By Sue Stephenson
Reviewed by Harriet Hart
Kidding Around by Sue Stephenson is an activity –based book designed to “teach children and teens about the benefits of happiness, humor and laughter in their lives, as well as how to deal with those days when they’re angry, sad, or just stressed out.”
The book is divided into three sections: Part One: Put on a Happy Face explores sources of happiness (intrinsic and extrinsic) and helps kids cope with unpleasant feelings; Part Two: Laughing Out Loud identifies twenty-one benefits of laughter and provides activities to promote it; and Part Three: Loosen Up Your Funny Bones outlines stages in the development of humor and explores the differences between humor and comedy.
I found this book entertaining and informative. While geared to school teachers, it is useful for parents, grandparents and anyone volunteering with kids (as many expatriates at Lakeside do). As I read, I remembered with pleasure my last visit with my six-year-old granddaughter, who invited me to watch Up, her favorite film, and who giggled infectiously before the funny parts occurred. We sat on the sofa laughing together and both went to bed afterwards wearing big grins.
This book contains a lot of interesting information. Did you know that researchers conclude that 50% of our happiness is genetic, 10% depends on circumstances and 40% is a matter of choice? That means that almost half of our personal happiness is within our control: who we choose as friends, how we spend our money, whether or not we get involved in our communities all can make a difference.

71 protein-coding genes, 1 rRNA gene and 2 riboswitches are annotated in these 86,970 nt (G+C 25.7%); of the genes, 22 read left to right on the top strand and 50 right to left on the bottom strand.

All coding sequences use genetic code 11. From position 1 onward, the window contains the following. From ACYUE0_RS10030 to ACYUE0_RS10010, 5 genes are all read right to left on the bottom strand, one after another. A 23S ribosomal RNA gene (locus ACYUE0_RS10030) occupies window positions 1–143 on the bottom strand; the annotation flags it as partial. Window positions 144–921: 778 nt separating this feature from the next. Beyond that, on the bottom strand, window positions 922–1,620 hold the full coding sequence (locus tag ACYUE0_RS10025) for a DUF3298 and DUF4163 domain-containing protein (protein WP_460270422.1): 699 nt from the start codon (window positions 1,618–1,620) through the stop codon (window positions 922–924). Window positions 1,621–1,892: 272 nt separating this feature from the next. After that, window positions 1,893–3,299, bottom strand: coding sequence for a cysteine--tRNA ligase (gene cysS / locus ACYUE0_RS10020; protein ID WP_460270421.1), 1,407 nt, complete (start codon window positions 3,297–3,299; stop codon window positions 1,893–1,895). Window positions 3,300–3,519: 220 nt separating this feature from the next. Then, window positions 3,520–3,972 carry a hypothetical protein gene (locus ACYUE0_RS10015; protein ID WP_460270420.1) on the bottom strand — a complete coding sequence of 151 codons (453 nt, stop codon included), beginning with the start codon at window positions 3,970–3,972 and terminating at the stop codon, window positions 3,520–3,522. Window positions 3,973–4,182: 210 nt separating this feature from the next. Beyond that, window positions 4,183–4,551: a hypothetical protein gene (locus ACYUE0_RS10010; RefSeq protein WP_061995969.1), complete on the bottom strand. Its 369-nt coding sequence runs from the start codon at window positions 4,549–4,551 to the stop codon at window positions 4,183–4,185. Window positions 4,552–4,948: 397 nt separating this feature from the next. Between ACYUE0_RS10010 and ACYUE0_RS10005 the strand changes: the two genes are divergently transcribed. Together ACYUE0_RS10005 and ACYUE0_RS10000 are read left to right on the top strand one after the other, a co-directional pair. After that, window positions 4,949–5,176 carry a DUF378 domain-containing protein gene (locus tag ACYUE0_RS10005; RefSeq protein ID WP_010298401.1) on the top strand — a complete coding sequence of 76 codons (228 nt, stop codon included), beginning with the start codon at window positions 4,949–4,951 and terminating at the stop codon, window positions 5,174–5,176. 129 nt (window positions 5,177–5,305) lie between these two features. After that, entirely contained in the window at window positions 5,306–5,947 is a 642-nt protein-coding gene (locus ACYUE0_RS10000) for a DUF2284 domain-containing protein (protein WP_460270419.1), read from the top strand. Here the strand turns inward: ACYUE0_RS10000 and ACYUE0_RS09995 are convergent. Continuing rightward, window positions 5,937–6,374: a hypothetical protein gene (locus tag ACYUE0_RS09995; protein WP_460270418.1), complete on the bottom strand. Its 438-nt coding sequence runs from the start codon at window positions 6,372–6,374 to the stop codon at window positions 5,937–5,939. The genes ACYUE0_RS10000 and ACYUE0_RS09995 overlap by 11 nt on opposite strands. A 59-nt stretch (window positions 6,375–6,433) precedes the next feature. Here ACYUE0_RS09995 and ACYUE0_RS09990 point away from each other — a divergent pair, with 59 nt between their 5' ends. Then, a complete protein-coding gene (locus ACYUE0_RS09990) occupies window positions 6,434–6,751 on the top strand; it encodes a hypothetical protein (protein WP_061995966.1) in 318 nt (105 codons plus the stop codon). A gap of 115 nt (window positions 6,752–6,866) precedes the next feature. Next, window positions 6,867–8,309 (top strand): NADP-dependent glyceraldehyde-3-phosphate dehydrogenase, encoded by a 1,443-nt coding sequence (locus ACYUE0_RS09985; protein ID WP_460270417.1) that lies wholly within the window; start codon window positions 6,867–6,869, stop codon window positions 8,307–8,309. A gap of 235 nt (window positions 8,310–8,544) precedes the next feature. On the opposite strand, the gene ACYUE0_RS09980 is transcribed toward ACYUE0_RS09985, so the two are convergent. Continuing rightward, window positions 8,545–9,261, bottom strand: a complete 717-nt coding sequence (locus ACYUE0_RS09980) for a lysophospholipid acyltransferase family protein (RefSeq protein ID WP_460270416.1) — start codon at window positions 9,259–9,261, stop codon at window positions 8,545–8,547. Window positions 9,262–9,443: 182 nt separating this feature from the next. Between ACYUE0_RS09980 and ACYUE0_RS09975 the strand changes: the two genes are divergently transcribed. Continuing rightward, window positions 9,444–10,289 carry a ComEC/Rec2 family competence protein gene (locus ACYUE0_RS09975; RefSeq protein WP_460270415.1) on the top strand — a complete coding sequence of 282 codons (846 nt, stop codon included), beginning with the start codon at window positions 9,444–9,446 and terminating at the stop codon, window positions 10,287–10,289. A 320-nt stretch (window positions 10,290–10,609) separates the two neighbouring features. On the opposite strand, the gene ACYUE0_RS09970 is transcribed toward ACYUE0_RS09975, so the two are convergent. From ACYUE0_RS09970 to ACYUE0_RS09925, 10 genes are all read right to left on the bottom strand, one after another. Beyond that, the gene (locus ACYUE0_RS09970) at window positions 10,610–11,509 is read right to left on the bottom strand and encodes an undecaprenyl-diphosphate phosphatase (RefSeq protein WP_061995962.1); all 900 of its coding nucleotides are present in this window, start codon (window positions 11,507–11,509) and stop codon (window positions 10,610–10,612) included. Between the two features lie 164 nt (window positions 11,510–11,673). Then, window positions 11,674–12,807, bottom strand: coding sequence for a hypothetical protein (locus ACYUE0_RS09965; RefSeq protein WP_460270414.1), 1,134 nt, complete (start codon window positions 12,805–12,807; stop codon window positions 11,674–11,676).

Kidding Around includes exercises we can do to assess our own personal happiness. I tried one, making an “awesome list.” The items on my list came easily on a sunny Sunday morning and included the vermillion flycatcher sitting on a wire, the neighbor’s palm tree, an excellent cup of freshly brewed coffee, and my two cats curled up beside me on the couch. A second great activity is called The Happiness Project and involves deciding on three areas of life where you could feel happier. An example is “making new friends.” For 21 days you focus on this goal, making (and hopefully keeping) resolutions geared to achieving it.
Laughter turns out to be the best medicine. Did you know that only 11% comes from jokes, 17% from the media and a whopping 72% from our interactions with others? Or that on average adults laugh 15 times per day and kids from 3-400 times? Did you know that just as no two people have the same fingerprint, we each have a personal “fun print?”
The author sprinkles wonderful quotations throughout the text. My favorite is: “Laughter is to life what shock absorbers are to cars. It won’t take the potholes out of the road, but it sure makes the ride smoother.” (Barbara Johnson). In addition, she suggests plenty of activities to try and provides excellent resource lists that include books, magazines, websites and DVDs.
If you want to increase your chances of living a longer, healthier, happier life (and be even more popular with your grandchildren) buy this book at Diane Pearl’s, The Bagel Place or at Yves Restaurant. An ePub version in English and Spanish will be available soon. Check out Sue’s website at www.suestephenson.ca.